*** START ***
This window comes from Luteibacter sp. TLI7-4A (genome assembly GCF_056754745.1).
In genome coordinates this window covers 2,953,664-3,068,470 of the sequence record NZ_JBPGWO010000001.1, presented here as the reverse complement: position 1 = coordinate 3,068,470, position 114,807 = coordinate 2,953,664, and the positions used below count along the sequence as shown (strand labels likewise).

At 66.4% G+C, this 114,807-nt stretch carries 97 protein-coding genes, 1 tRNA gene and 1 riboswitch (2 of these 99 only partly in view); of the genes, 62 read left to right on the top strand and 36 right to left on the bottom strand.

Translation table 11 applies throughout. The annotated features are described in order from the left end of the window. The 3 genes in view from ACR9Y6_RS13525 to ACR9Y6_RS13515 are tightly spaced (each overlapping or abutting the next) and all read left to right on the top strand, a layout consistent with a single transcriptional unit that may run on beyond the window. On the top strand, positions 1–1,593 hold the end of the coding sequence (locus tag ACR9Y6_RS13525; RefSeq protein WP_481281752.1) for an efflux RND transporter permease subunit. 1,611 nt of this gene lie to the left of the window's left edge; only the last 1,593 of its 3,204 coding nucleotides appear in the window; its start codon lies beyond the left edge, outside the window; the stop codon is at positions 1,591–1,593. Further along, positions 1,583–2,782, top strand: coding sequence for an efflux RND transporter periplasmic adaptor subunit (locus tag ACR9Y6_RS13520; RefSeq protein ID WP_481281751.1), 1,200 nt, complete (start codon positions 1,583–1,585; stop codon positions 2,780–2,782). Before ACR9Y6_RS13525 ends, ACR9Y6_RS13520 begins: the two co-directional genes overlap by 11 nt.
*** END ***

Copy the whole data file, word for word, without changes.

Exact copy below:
This window comes from Luteibacter sp. TLI7-4A (genome assembly GCF_056754745.1).
In genome coordinates this window covers 2,953,664-3,068,470 of the sequence record NZ_JBPGWO010000001.1, presented here as the reverse complement: position 1 = coordinate 3,068,470, position 114,807 = coordinate 2,953,664, and the positions used below count along the sequence as shown (strand labels likewise).

At 66.4% G+C, this 114,807-nt stretch carries 97 protein-coding genes, 1 tRNA gene and 1 riboswitch (2 of these 99 only partly in view); of the genes, 62 read left to right on the top strand and 36 right to left on the bottom strand.

Translation table 11 applies throughout. The annotated features are described in order from the left end of the window. The 3 genes in view from ACR9Y6_RS13525 to ACR9Y6_RS13515 are tightly spaced (each overlapping or abutting the next) and all read left to right on the top strand, a layout consistent with a single transcriptional unit that may run on beyond the window. On the top strand, positions 1–1,593 hold the end of the coding sequence (locus tag ACR9Y6_RS13525; RefSeq protein WP_481281752.1) for an efflux RND transporter permease subunit. 1,611 nt of this gene lie to the left of the window's left edge; only the last 1,593 of its 3,204 coding nucleotides appear in the window; its start codon lies beyond the left edge, outside the window; the stop codon is at positions 1,591–1,593. Further along, positions 1,583–2,782, top strand: coding sequence for an efflux RND transporter periplasmic adaptor subunit (locus tag ACR9Y6_RS13520; RefSeq protein ID WP_481281751.1), 1,200 nt, complete (start codon positions 1,583–1,585; stop codon positions 2,780–2,782). Before ACR9Y6_RS13525 ends, ACR9Y6_RS13520 begins: the two co-directional genes overlap by 11 nt.